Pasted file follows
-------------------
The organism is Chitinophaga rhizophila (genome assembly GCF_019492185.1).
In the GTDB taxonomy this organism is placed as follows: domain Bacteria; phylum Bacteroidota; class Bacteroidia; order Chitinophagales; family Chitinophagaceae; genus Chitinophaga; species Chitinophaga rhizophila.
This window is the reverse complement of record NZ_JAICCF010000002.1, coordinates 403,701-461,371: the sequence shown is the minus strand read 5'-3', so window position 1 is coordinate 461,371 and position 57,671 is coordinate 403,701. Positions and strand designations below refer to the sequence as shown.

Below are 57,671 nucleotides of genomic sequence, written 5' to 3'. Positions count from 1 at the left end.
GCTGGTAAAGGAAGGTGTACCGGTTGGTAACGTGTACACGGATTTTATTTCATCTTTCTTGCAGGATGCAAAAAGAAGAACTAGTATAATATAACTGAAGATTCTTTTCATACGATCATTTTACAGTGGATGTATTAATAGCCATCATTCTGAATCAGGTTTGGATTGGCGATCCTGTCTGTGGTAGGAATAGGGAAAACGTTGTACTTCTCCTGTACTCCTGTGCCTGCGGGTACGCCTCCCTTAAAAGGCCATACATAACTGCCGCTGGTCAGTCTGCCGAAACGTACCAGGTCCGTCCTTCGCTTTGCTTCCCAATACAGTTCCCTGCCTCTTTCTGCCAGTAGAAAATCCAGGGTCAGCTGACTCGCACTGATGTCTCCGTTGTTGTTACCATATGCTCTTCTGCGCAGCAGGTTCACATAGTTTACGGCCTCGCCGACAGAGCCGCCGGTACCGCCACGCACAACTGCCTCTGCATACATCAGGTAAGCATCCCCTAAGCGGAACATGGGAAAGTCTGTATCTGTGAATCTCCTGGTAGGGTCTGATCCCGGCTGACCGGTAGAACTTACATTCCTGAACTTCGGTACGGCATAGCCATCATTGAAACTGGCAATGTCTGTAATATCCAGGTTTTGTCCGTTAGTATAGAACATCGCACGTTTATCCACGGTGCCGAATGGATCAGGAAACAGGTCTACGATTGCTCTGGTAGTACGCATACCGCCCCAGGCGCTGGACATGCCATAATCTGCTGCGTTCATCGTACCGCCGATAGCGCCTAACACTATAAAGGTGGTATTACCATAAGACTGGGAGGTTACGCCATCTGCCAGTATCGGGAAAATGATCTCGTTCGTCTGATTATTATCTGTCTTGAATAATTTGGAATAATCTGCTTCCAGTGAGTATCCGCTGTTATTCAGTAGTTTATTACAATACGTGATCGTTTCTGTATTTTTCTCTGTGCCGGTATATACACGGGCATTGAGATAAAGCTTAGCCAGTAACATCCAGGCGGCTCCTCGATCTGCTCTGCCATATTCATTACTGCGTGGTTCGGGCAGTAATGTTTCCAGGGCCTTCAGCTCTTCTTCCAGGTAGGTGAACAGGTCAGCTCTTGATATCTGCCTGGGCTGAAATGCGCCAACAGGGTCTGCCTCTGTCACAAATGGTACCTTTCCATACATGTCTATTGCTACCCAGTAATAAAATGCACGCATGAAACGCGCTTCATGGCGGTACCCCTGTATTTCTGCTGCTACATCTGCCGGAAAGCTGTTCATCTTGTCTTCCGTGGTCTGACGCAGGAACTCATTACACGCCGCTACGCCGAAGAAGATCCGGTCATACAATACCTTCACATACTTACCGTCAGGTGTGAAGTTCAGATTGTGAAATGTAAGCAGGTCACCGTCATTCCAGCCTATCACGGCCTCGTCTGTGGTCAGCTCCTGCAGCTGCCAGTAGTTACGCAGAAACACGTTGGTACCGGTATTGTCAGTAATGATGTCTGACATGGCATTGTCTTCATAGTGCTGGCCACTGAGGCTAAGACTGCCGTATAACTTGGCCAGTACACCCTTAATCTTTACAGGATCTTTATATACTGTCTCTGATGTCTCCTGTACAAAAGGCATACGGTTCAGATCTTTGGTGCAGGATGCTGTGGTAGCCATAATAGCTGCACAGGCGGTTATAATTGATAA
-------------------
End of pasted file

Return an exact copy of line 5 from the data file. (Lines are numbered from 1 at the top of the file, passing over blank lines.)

GCTGGTAAAGGAAGGTGTACCGGTTGGTAACGTGTACACGGATTTTATTTCATCTTTCTTGCAGGATGCAAAAAGAAGAACTAGTATAATATAACTGAAGATTCTTTTCATACGATCATTTTACAGTGGATGTATTAATAGCCATCATTCTGAATCAGGTTTGGATTGGCGATCCTGTCTGTGGTAGGAATAGGGAAAACGTTGTACTTCTCCTGTACTCCTGTGCCTGCGGGTACGCCTCCCTTAAAAGGCCATACATAACTGCCGCTGGTCAGTCTGCCGAAACGTACCAGGTCCGTCCTTCGCTTTGCTTCCCAATACAGTTCCCTGCCTCTTTCTGCCAGTAGAAAATCCAGGGTCAGCTGACTCGCACTGATGTCTCCGTTGTTGTTACCATATGCTCTTCTGCGCAGCAGGTTCACATAGTTTACGGCCTCGCCGACAGAGCCGCCGGTACCGCCACGCACAACTGCCTCTGCATACATCAGGTAAGCATCCCCTAAGCGGAACATGGGAAAGTCTGTATCTGTGAATCTCCTGGTAGGGTCTGATCCCGGCTGACCGGTAGAACTTACATTCCTGAACTTCGGTACGGCATAGCCATCATTGAAACTGGCAATGTCTGTAATATCCAGGTTTTGTCCGTTAGTATAGAACATCGCACGTTTATCCACGGTGCCGAATGGATCAGGAAACAGGTCTACGATTGCTCTGGTAGTACGCATACCGCCCCAGGCGCTGGACATGCCATAATCTGCTGCGTTCATCGTACCGCCGATAGCGCCTAACACTATAAAGGTGGTATTACCATAAGACTGGGAGGTTACGCCATCTGCCAGTATCGGGAAAATGATCTCGTTCGTCTGATTATTATCTGTCTTGAATAATTTGGAATAATCTGCTTCCAGTGAGTATCCGCTGTTATTCAGTAGTTTATTACAATACGTGATCGTTTCTGTATTTTTCTCTGTGCCGGTATATACACGGGCATTGAGATAAAGCTTAGCCAGTAACATCCAGGCGGCTCCTCGATCTGCTCTGCCATATTCATTACTGCGTGGTTCGGGCAGTAATGTTTCCAGGGCCTTCAGCTCTTCTTCCAGGTAGGTGAACAGGTCAGCTCTTGATATCTGCCTGGGCTGAAATGCGCCAACAGGGTCTGCCTCTGTCACAAATGGTACCTTTCCATACATGTCTATTGCTACCCAGTAATAAAATGCACGCATGAAACGCGCTTCATGGCGGTACCCCTGTATTTCTGCTGCTACATCTGCCGGAAAGCTGTTCATCTTGTCTTCCGTGGTCTGACGCAGGAACTCATTACACGCCGCTACGCCGAAGAAGATCCGGTCATACAATACCTTCACATACTTACCGTCAGGTGTGAAGTTCAGATTGTGAAATGTAAGCAGGTCACCGTCATTCCAGCCTATCACGGCCTCGTCTGTGGTCAGCTCCTGCAGCTGCCAGTAGTTACGCAGAAACACGTTGGTACCGGTATTGTCAGTAATGATGTCTGACATGGCATTGTCTTCATAGTGCTGGCCACTGAGGCTAAGACTGCCGTATAACTTGGCCAGTACACCCTTAATCTTTACAGGATCTTTATATACTGTCTCTGATGTCTCCTGTACAAAAGGCATACGGTTCAGATCTTTGGTGCAGGATGCTGTGGTAGCCATAATAGCTGCACAGGCGGTTATAATTGATAA